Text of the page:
odds of getting into a decent school with a low GPA Forum

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Lucy001

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odds of getting into a decent school with a low GPA

Post by Lucy001 » Tue Oct 05, 2021 8:28 pm

Hi,
What do you all think my chances of getting into a decent school (top 20’s-50’s) are with a 3.48 GPA. I got straight A’S and B’s my first three years of undergrad but gave up my last two semesters (mostly because of COVID and personal life study) and that dropped my GPA. I just started studying for the lsat but have already improved from a 153 diagnostic to a 160 in less than a month. I plan on studying for at least another 4-6 months. I also didn’t do any extra curricular activities in undergrad, and don’t have any academic letters of recommendation (i worked full time so I only have professional ones.)

crazywafflez

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Re: odds of getting into a decent school with a low GPA

Post by crazywafflez » Thu Oct 07, 2021 10:15 am

This just really depends on your goals: Yes, you can get into a T1 (roughly, schools ranked 20-60ish) with a 3.5 low 160s. I went to a T1 on a near full scholly and am really happy with my decision. I enjoy my job, however, I do not make a biglaw salary. Most T1 schools just do well in their market, so, I'd go to the school you get the best scholarship to in the market you want to practice in. If you are top 20% or so, you'll be competitive for biglaw, if not, you'll have a gig as an attorney in your home market.
But if your goals are biglaw in DC or something, you're going to need to secure top notch grades from a T14 school, which means you're gonna do need crush the LSAT (170s). But yeah, in sum, if you are cool practicing in Arizona or Tennessee, go to those state schools. If you want to practice in Biglaw in DC, ASU isn't better than UTk, nor will either get you there really anyways, and you'll need to look into going to a T14 school (the top 14 schools).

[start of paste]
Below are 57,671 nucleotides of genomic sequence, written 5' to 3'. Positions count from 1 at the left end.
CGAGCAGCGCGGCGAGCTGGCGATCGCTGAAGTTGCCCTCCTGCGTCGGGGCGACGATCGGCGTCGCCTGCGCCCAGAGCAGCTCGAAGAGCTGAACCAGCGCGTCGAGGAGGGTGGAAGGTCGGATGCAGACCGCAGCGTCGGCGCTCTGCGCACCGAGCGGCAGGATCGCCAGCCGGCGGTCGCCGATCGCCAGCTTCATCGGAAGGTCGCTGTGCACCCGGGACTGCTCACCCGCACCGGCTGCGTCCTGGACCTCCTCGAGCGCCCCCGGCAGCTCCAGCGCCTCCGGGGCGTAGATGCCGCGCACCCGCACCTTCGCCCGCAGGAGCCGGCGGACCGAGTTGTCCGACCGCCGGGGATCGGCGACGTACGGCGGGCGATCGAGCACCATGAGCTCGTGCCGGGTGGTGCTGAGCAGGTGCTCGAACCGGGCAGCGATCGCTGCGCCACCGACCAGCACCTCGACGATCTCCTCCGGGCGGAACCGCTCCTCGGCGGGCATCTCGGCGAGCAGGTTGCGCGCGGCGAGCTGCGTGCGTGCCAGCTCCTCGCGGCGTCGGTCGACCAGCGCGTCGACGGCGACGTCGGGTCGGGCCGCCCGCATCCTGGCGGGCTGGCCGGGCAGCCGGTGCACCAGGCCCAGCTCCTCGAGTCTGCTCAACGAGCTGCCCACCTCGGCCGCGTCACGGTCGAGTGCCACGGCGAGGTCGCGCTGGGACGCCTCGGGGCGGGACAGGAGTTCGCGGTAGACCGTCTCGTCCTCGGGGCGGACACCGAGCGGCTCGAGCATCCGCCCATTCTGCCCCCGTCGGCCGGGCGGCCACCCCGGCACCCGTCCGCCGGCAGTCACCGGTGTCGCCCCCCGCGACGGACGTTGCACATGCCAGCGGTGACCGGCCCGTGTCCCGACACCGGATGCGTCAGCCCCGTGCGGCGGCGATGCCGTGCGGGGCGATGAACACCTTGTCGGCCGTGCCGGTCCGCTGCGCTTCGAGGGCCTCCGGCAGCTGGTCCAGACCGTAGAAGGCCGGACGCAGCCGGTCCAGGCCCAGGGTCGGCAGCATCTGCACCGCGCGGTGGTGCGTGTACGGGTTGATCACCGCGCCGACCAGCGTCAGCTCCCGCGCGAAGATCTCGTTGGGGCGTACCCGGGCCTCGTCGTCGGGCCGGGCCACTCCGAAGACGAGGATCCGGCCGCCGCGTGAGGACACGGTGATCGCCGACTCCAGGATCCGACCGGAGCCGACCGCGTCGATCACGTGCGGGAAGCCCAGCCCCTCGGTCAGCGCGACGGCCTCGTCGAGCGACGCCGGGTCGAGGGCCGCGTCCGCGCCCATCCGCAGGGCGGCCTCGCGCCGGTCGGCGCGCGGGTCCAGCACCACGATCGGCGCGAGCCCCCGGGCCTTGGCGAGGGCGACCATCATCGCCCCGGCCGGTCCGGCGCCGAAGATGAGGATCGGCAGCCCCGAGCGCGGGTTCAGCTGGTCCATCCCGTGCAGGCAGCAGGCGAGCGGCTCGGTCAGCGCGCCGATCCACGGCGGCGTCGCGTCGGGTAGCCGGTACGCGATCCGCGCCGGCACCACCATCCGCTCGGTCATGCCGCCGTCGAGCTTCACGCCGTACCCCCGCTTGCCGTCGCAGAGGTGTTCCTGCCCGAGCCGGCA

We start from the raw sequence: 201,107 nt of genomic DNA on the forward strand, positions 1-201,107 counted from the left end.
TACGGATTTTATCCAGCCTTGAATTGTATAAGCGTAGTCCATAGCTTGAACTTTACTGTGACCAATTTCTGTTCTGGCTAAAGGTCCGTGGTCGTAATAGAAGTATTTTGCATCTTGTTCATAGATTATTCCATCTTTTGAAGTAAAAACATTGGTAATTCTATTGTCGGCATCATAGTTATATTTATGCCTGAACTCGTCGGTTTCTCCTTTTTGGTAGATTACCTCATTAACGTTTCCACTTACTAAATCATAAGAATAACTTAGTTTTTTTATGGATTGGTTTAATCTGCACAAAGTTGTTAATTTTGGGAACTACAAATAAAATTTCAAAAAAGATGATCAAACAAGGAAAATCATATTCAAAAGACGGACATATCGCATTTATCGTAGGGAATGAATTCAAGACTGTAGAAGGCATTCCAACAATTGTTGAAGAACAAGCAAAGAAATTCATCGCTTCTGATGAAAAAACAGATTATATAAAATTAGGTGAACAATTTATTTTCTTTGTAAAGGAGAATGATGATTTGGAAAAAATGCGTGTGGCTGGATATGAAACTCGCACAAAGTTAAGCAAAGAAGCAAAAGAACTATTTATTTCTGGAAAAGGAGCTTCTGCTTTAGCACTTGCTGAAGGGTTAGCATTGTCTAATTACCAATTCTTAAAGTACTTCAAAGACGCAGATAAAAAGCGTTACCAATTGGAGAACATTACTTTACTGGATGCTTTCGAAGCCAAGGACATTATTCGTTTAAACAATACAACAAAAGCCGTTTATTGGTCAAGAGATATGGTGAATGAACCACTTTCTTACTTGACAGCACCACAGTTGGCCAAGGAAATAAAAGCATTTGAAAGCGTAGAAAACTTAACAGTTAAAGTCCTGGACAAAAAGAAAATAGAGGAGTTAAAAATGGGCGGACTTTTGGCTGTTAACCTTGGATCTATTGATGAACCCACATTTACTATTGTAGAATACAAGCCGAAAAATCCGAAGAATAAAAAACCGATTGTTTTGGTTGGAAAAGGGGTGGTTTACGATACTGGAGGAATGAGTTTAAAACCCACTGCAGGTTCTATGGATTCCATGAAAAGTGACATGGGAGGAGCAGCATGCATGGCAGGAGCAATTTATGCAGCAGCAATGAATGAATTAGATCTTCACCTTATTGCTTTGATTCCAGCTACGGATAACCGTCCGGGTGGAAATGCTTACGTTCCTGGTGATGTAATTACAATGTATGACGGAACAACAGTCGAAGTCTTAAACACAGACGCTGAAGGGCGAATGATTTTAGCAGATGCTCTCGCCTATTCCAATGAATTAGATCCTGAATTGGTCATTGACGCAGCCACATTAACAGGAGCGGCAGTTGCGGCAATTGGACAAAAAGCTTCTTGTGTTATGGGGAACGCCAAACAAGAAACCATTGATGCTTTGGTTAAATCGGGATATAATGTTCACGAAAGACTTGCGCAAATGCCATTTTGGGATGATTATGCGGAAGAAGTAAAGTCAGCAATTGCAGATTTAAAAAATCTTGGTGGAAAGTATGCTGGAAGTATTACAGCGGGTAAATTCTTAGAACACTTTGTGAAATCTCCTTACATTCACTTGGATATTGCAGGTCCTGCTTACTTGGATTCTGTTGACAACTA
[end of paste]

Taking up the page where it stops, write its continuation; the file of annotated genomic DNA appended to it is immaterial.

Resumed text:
nixy

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Re: odds of getting into a decent school with a low GPA

Post by nixy » Thu Oct 07, 2021 12:37 pm

I realize this isn't the main point of your post, but you are probably best off getting at least one academic letter. You don't need to have been best friends with the prof, pick someone whose class you did well in and ask them. You can give them additional information about you to help them round out the letter. They will understand you asking, it's part of a prof's job to write letters for their students.

CanadianWolf

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Re: odds of getting into a decent school with a low GPA

Post by CanadianWolf » Thu Oct 07, 2021 2:33 pm

Yes, you should be admitted to several top tier (top 50) law schools with a 160+ LSAT score and a 3.48 undergraduate GPA. However, in the current climate of law school admissions, you are unlikely to be admitted to a top 30 law school if your LSAT score is in the low 160s.

Illinois, Iowa,Wisconsin, Ohio State, Wake Forest, Utah, Univ.of Washington, Florida State (FSU), UC-Hastings,Maryland, SMU,Temple,Richmond, Villanova, Baylor, UConn, either Penn State law school, Tulane, Houston,Missouri, UNLV, Tennessee, Oklahoma, Pittsburgh,Seton Hall, Kansas, Case Western Reserve, Loyola Marymount, St. John's, Univ. of Miami, Oregon, Georgia State,Loyola-Chicago, Univ. of Denver, American University, Brooklyn Law,Drexel, Cincinnati, Univ. of San Diego, Nebraska, Michigan State, Rutgers,Saint Louis University, Illinois Institute of Technology, South Carolina, New Mexico, & about 120 other ABA accredited law schools would be reasonable targets for you if you score in the 160 to 163 range of the LSAT. Of course, the higher your LSAT score, the better become your chances for an offer of admission.

If your question is really whether or not you can be competitive for admission at a law school ranked among the top 30 as a non-URM with a 3.48 descending GPA, the answer is that it depends upon your LSAT score. My opinion is that you would need at least a 164 in order to receive serious consideration at law schools ranked in the 20s.

If your question is whether or not you can get decent job offers from attending a non-top 30 law school, the answer is that it depends upon your law school class rank. Top 20%, maybe top 25%, class rank should generate interest among regional / local law firms (based on the location of the law school).

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